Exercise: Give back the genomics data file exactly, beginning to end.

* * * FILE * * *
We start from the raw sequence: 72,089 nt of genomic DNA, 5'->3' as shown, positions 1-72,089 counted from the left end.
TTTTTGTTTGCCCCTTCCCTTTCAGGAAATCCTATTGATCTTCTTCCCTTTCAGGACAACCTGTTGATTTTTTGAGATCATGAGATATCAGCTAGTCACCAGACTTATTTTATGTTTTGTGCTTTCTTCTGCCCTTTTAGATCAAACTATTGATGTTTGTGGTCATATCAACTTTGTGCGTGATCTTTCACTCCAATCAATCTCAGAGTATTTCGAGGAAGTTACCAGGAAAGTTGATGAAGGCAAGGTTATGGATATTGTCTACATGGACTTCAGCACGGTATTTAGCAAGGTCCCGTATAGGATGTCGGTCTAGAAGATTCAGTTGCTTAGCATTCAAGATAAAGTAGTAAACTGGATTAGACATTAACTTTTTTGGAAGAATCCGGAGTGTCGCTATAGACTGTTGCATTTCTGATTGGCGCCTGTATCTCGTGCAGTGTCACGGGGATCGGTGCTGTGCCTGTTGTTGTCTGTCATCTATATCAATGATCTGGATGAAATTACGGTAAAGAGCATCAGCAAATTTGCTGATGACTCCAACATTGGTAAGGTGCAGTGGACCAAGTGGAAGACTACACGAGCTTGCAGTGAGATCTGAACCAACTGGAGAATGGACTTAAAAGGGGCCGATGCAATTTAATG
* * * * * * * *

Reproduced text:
We start from the raw sequence: 72,089 nt of genomic DNA, 5'->3' as shown, positions 1-72,089 counted from the left end.
TTTTTGTTTGCCCCTTCCCTTTCAGGAAATCCTATTGATCTTCTTCCCTTTCAGGACAACCTGTTGATTTTTTGAGATCATGAGATATCAGCTAGTCACCAGACTTATTTTATGTTTTGTGCTTTCTTCTGCCCTTTTAGATCAAACTATTGATGTTTGTGGTCATATCAACTTTGTGCGTGATCTTTCACTCCAATCAATCTCAGAGTATTTCGAGGAAGTTACCAGGAAAGTTGATGAAGGCAAGGTTATGGATATTGTCTACATGGACTTCAGCACGGTATTTAGCAAGGTCCCGTATAGGATGTCGGTCTAGAAGATTCAGTTGCTTAGCATTCAAGATAAAGTAGTAAACTGGATTAGACATTAACTTTTTTGGAAGAATCCGGAGTGTCGCTATAGACTGTTGCATTTCTGATTGGCGCCTGTATCTCGTGCAGTGTCACGGGGATCGGTGCTGTGCCTGTTGTTGTCTGTCATCTATATCAATGATCTGGATGAAATTACGGTAAAGAGCATCAGCAAATTTGCTGATGACTCCAACATTGGTAAGGTGCAGTGGACCAAGTGGAAGACTACACGAGCTTGCAGTGAGATCTGAACCAACTGGAGAATGGACTTAAAAGGGGCCGATGCAATTTAATG